Conservative leader Erin O’Toole got the boot. Is Jason Kenney next?


Advertise with us

Early last week, Jason Kenney strongly advised Conservative MPs to support Erin O’Toole for the sake of party unity.

Read this article for free:


Already have an account? Log in here »

To continue reading, please subscribe:

Monthly Digital Subscription

$4.75 per week*

  • Enjoy unlimited reading on
  • Read the E-Edition, our digital replica newspaper
  • Access News Break, our award-winning app
  • Play interactive puzzles

*Billed as $19.00 plus GST every four weeks. Cancel anytime.


Hey there, time traveller!
This article was published 07/02/2022 (418 days ago), so information in it may no longer be current.

Early last week, Jason Kenney strongly advised Conservative MPs to support Erin O’Toole for the sake of party unity.

The Alberta premier could have been pleading with his own caucus, which has become more unruly by the day as an illegal blockade by truckers at the Alberta/Montana border leaves him squirming in a trap of his own making.

Fortunately for him it won’t be his caucus that will make the decision about whether he stays or goes: party members will decide at a leadership review set for April 9.

To survive, Kenney needs to keep onside his core voters, most of whom live outside Calgary and Edmonton. That’s likely why the week before he openly encouraged the so-called Freedom Convoy as it headed for Ottawa and pledged to fight for truckers’ right not to be vaccinated if they are taking goods across the Canada/U.S. border. Then he left for a meeting of U.S. governors in Washington, D.C. hoping to get them on board as well.

By the time he got back to Edmonton a few days later, truckers had set up their blockade at the Coutts 24-hour border crossing in southern Alberta. Hundred of trucks on both sides of the border were backed up; no one could get through, no matter what they were delivering to grocery stores or the region’s agricultural sector.

For days the RCMP on the scene seemed reluctant to do anything but fruitlessly negotiate and then issue updates on the situation.

Most embarrassing for the premier was the fact that his government had passed legislation to counter the 2020 nation-wide railway blockades by Indigenous protesters that levies a hefty fine on any person or organization that messes with essential infrastructure. And surely a key international border crossing qualifies as essential infrastructure.

No doubt Kenney never thought that legislation would be used against the very people he considers to be in his corner and has been catering to during the pandemic. He was much more concerned about Indigenous groups and environmentalists blocking or disrupting pipelines or other oil and gas infrastructure.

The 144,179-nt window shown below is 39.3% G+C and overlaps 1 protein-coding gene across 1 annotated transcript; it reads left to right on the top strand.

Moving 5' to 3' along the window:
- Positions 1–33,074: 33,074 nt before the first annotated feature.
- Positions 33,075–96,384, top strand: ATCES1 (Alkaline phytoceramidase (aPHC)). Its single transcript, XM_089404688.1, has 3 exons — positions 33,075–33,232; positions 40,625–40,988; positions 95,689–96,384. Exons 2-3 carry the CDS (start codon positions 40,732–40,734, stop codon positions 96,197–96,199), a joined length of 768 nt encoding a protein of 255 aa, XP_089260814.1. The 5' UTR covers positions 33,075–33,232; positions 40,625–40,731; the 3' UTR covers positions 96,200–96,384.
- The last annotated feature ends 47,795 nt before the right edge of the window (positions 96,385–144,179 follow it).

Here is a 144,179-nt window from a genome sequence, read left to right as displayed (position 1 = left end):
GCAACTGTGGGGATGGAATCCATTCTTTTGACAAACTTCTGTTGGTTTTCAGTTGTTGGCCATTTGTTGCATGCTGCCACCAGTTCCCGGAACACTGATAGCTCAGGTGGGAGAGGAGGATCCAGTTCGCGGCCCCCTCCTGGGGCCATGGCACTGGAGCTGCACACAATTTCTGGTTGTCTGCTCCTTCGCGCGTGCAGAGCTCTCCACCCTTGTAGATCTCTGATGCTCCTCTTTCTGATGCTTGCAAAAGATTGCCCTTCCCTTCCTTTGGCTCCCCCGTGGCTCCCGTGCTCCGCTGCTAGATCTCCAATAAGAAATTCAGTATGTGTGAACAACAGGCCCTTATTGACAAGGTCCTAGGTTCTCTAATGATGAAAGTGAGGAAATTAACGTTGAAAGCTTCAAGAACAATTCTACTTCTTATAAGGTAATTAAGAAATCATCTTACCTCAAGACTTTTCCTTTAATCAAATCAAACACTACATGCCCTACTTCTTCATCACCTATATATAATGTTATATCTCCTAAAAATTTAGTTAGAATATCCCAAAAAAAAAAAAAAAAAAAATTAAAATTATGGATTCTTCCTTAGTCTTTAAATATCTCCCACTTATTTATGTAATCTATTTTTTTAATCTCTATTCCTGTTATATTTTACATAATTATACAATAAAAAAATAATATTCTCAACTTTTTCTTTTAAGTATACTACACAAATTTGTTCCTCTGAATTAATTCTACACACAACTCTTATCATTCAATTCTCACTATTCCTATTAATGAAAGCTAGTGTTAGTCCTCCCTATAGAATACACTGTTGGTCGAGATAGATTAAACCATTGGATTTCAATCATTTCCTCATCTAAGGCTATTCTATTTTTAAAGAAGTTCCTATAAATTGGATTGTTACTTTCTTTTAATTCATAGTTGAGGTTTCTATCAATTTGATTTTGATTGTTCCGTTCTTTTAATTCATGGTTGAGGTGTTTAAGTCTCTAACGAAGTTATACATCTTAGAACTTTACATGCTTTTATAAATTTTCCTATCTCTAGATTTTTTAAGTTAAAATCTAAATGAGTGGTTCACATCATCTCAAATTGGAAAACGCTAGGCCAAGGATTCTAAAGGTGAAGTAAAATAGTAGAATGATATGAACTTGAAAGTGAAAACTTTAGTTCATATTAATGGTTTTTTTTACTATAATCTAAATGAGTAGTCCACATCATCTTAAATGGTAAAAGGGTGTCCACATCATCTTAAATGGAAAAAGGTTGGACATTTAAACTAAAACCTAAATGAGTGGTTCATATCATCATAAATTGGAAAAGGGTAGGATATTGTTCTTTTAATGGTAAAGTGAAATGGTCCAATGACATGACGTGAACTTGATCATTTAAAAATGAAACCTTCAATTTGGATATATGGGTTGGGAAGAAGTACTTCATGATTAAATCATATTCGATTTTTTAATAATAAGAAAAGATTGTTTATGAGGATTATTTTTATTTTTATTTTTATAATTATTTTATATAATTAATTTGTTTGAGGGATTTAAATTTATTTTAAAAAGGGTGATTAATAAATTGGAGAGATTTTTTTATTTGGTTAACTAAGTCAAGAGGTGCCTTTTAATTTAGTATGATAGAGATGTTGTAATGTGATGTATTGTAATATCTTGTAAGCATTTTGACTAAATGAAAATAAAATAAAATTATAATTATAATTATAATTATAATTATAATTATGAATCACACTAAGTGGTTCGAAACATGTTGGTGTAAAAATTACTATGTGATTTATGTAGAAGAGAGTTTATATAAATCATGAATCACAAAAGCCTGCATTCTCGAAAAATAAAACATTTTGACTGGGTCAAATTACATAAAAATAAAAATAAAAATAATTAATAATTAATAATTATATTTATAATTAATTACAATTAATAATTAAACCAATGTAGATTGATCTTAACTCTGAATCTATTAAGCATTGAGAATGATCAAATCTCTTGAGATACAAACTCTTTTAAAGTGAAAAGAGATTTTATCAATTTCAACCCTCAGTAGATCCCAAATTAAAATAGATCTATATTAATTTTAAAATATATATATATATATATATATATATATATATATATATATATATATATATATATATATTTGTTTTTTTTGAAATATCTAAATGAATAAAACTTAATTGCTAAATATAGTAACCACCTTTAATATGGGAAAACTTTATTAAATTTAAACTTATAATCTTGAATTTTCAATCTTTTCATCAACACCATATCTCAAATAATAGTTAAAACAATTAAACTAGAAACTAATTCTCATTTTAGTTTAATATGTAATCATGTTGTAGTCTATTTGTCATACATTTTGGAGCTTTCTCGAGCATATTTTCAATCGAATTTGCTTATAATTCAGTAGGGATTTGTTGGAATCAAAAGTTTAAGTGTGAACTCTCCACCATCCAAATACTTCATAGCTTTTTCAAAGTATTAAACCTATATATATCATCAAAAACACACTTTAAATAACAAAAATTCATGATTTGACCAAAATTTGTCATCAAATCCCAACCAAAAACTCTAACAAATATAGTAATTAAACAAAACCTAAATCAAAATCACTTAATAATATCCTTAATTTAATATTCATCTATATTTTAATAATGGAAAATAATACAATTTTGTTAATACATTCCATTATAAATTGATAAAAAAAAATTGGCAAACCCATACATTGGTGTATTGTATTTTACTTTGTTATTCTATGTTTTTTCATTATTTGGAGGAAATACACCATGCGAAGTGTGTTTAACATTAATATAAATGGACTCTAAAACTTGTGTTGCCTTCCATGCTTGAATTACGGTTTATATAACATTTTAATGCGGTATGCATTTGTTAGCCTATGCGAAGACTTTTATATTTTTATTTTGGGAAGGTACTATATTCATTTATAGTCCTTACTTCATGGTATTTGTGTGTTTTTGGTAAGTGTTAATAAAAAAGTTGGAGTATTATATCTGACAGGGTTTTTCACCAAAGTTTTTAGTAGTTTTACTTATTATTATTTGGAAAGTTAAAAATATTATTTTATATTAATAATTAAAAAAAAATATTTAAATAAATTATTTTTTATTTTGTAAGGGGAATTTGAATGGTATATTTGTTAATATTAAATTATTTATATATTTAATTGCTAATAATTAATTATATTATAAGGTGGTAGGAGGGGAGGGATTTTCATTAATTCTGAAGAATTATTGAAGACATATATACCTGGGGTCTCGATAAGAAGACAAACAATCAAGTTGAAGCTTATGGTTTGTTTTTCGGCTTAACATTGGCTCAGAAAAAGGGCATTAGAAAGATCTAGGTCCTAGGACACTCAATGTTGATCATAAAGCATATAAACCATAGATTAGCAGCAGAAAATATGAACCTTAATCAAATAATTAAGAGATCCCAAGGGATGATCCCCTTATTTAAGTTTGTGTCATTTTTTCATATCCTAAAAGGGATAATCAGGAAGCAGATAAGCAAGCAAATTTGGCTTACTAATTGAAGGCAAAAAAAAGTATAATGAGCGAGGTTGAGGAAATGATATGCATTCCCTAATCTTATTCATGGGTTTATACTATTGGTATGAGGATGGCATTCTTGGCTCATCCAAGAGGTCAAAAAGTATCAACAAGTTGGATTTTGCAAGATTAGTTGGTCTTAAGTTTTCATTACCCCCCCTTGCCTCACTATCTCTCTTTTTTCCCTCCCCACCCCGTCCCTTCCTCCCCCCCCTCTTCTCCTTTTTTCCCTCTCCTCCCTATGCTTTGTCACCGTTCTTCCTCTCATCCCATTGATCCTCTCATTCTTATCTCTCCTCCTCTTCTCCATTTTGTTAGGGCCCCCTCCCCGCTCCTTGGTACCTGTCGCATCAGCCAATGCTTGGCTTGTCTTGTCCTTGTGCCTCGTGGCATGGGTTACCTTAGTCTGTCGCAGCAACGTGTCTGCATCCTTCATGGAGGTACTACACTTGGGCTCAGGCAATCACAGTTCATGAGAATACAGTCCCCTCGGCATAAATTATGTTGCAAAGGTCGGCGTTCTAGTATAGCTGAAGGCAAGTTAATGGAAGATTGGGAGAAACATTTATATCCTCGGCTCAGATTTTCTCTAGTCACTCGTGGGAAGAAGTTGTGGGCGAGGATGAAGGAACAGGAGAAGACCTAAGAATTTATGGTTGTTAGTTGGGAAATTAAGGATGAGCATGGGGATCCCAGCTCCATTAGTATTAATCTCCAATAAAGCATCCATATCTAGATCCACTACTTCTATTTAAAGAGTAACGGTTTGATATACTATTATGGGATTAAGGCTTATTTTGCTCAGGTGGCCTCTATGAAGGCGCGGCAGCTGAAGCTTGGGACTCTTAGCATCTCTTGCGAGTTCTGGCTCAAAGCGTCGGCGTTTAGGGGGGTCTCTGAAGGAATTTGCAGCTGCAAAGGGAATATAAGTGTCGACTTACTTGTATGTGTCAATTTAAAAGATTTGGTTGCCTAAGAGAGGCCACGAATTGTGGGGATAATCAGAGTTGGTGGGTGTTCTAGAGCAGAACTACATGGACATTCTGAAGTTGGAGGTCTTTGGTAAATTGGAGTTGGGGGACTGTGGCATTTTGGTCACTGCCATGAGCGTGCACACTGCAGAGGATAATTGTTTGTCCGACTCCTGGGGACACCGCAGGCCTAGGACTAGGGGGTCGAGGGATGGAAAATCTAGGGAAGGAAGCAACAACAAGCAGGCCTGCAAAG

To make matters worse, while Kenney was pressing his case with U.S. governors, the UCP MLA for the Coutts area drove to the border blockade with his three grandchildren and then had everyone pose for photos in front of a semitruck.

Even though he had supported the Freedom Convoy to Ottawa, Kenney denounced the Coutts blockade. Well, sort of. During a virtual media conference he said several times that he was “sympathetic” to the frustration protesters were feeling about pandemic mandates and restrictions. He also said that restrictions could not be lifted until the record number of people in hospital with COVID-19 began to significantly decline

But as Kenney was denouncing the blockade, UCP MLAs were reportedly carrying on negotiations with the Coutts truckers, who then decided they not only wanted the vaccine mandate for truckers lifted, they wanted the government to ditch all pandemic public health restrictions.

They seemed oblivious to the fact that Alberta’s overcrowded hospitals now have the highest number of COVID-19 patients since the beginning of the pandemic. Or perhaps they just don’t care.

By Thursday, some UCP MLAs, including Jason Nixon, a prominent cabinet minister and government house leader, were openly making the same demands as the truckers.

Kenney quickly caved in. On Thursday evening via Facebook Live he announced that the following Monday, cabinet would be considering a plan to relax restrictions. His insistence earlier in the week that hospitalization data would guide decision making seemed all but forgotten, even though hospitalizations had crept up since he made that commitment.

Kenney is obviously scared his own caucus may ruin his political career. So scared that he surrendered to a rabble of angry truck drivers and MLAs who just don’t seem to care who they harm or inconvenience.

But Kenney might get run over anyway. Just as O’Toole did.

Gillian Steward is a Calgary-based writer and freelance contributing columnist for the Star. Follow her on Twitter: @GillianSteward

Report Error Submit a Tip


Advertise With Us